Uncertainty & Complexity
As a young adult with mystical leanings, I remember how it stung when a skeptical humanist acquaintance claimed, “To be a mystic is to live in the mists.” This was not meant as a compliment! Years later, I encountered a book by Frank MacEowen titled The Mist-Filled Path: Celtic Wisdom for Exiles, Wanderers and Seekers. As a result, “living in the mists” has become a positive metaphor, connecting with my own Celtic roots.
MacEowen tells us: “Mist is a beautiful natural power. This old spirit is an ambassador of the in-between [italics mine]. Not entirely water, not entirely air, the mist is a unique dancing marriage of these two elements . . . this kind of synthesis is also a quality of the Celtic spirit.” (p. 18). He goes on to explain that mist, like Celtic spirituality, is not static and unchanging. It shifts and adapts and interpenetrates, and, like the mystical experience of the reality between, it “cannot be pinned down.” It hides one moment, and reveals the next. Presences and insights lurk in the corners of our eyes. Although elusive, the mist-filled path is a path of direct encounter. Like the mist, MacEowen sees the Celtic spirit seeking to “weave in and out of places, to touch the edges of all things.” (p.20). It cannot be defined as pagan or Christian, defying categories, encouraging dialogue and fostering aliveness in the present moment.
I thought of that long-ago taunt more recently while reading about the frustrations of scientists trying to study particles. It seems, try as they might, they cannot measure both location and momentum at the same time. If they succeed in measuring one, the other becomes a blur—becomes misty, if you will! According to the Heisenberg Uncertainty Principle, a particle doe not have both location and momentum at the same time – uncertainty is not simply a matter of unskillful observation. Nor does it have a clear past history – rather a “blur of possible histories.” (Ferguson, p. 15). As Ferguson puts it: “My chair is a blur of uncertainty which I am allowed to think of as imaginably tiny particles whizzing around in a fuzzy manner.” (Ibid p.5).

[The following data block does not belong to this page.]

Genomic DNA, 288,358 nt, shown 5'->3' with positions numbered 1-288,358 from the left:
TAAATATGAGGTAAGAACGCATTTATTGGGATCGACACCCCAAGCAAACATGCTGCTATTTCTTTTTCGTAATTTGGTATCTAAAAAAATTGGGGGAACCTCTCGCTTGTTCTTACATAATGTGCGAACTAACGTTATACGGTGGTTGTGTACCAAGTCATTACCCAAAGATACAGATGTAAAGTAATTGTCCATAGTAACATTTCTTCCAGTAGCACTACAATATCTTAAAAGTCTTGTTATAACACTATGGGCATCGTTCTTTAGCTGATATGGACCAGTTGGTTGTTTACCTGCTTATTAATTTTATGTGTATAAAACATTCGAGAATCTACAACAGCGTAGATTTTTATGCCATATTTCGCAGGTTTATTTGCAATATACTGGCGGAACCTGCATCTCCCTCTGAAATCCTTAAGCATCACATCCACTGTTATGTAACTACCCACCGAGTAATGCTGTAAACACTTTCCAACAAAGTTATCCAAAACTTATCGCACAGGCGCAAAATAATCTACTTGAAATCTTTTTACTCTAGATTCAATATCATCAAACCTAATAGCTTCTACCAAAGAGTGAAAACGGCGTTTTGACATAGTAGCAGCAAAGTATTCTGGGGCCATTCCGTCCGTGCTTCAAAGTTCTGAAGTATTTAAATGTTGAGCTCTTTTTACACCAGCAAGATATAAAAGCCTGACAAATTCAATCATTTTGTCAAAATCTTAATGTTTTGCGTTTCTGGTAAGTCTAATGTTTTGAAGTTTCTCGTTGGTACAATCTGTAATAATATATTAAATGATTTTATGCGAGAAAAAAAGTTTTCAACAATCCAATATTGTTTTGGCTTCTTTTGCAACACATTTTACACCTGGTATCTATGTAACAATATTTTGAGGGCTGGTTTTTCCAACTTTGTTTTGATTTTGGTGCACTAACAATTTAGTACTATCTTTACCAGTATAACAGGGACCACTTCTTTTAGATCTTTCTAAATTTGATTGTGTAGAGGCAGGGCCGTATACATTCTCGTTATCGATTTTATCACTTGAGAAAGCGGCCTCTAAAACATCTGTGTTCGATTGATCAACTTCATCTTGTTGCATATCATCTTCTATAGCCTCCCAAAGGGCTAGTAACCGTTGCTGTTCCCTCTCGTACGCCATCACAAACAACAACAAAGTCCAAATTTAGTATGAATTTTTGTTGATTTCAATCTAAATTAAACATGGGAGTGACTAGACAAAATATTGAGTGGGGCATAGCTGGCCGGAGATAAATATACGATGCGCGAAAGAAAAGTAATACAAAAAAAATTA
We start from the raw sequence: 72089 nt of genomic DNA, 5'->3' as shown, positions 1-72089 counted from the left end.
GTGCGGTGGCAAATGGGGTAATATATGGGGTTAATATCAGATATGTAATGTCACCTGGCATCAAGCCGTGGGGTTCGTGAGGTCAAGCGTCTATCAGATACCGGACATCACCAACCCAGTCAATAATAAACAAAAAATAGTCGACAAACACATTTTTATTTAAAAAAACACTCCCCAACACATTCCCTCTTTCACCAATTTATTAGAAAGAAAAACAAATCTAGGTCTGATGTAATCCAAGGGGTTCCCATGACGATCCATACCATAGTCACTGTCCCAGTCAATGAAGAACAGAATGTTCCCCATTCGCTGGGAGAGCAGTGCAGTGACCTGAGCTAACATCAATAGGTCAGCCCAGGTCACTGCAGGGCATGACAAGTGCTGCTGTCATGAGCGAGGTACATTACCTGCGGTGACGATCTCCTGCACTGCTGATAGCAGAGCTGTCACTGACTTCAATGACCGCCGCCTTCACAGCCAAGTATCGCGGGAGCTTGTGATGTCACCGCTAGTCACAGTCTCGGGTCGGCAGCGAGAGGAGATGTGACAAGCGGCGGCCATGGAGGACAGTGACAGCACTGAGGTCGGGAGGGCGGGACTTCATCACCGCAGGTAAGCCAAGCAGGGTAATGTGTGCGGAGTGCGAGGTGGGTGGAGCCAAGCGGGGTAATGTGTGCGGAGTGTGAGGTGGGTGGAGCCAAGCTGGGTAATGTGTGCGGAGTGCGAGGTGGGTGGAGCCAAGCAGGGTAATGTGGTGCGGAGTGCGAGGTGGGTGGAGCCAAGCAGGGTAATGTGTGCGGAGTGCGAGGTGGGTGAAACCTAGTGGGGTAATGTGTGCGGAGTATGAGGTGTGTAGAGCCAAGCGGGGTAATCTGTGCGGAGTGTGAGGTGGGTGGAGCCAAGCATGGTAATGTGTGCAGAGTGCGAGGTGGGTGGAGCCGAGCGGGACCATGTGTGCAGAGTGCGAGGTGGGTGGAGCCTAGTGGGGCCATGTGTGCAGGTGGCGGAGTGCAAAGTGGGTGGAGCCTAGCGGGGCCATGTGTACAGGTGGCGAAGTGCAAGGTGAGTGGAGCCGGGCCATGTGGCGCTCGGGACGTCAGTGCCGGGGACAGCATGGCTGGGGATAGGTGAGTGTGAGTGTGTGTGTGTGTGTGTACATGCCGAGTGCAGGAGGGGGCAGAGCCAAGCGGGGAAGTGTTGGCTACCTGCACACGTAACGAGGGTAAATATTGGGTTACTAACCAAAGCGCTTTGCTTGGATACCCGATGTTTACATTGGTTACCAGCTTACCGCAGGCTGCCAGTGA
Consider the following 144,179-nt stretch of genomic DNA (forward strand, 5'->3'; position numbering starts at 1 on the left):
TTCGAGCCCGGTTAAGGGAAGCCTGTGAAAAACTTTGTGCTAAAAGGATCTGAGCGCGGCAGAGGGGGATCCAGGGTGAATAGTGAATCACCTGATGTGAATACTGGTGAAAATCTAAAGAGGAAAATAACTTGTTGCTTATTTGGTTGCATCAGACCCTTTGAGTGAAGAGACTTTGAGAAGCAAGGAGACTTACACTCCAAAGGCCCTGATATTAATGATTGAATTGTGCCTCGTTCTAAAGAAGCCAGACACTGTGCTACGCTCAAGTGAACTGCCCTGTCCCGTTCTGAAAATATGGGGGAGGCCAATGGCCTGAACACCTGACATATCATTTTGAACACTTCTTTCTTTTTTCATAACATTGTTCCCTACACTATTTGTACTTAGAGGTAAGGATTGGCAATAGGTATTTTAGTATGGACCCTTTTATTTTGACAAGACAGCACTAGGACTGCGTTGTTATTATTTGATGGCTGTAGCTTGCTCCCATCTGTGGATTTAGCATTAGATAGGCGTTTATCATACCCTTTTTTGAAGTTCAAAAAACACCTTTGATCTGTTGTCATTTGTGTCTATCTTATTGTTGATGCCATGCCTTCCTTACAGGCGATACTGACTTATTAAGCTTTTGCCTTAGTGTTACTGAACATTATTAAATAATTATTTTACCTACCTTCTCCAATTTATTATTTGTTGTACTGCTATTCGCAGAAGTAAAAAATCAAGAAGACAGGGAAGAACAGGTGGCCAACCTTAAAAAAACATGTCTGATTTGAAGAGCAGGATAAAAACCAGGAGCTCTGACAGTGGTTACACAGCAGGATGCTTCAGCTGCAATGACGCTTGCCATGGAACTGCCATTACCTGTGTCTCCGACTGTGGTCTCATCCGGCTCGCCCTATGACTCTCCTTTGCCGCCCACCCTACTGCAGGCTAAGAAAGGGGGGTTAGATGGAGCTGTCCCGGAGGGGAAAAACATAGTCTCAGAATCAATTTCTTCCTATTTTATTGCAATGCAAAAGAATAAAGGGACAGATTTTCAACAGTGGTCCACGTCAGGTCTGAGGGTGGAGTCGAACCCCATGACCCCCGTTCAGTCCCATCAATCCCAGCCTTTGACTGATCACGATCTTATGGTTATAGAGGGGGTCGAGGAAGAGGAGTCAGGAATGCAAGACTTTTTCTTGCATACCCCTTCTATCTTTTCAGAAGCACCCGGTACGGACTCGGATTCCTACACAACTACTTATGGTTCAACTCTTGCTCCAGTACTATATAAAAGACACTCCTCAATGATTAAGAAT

Buber would say that the particle was behaving like a “You” rather than an “It” – for the It-world, he claims, “coheres in space and time, while the You-world does not cohere in either.” (I and Thou:148) The It-world is predictable and to a reasonable degree dependable. During the past 300 years in particular, the wonder of encounter with the amazing natural world around and within us has tended to become “locked into the It-form of conceptual knowledge.” (IaT:90) As more and more amazing dimensions of our universe are explored, we discover our conceptual knowledge unlocking, the energy of awe-ful encounter once again calling us into relationship.
My own tradition often affirms the value of “living in the questions” rather than being certain of answers. Steven Batchelor understands the Buddhist path as embracing interrogative reflection – not intellectual analysis but a sitting with the questions in a spacious mind open to up-welling intuitive wisdom. “To question like this is to let go of opinions and remain suspended between all possible answers,” he asserts. “Certainties, beliefs and assumptions are put on hold. One can question only what one does not know . . . while waiting for the answer, one hovers in the space between all conceivable directions . . . All possibilities lie open.” (pp.83-4) This state is sometimes called ‘don’t know mind.’
The period of Western history referred to as the Enlightenment was a time of optimism about the expanding horizons of human knowledge, seen as externally verified and “objective.” The result has often been that, as Moore declares, “God or divinity cannot find a way through the sieve of our certainties.” (Original Self:115). Similarly, Irish Catholic scholar John O’Donohue suggests that the functional mind “panics in the face of the creative and generous uncertainty in the heart of life.” (Eternal Echoes, p.80)
In our time, both spirituality and science are taking us into between places that require us to stay present with uncertainty if we wish to deepen our wisdom and understanding.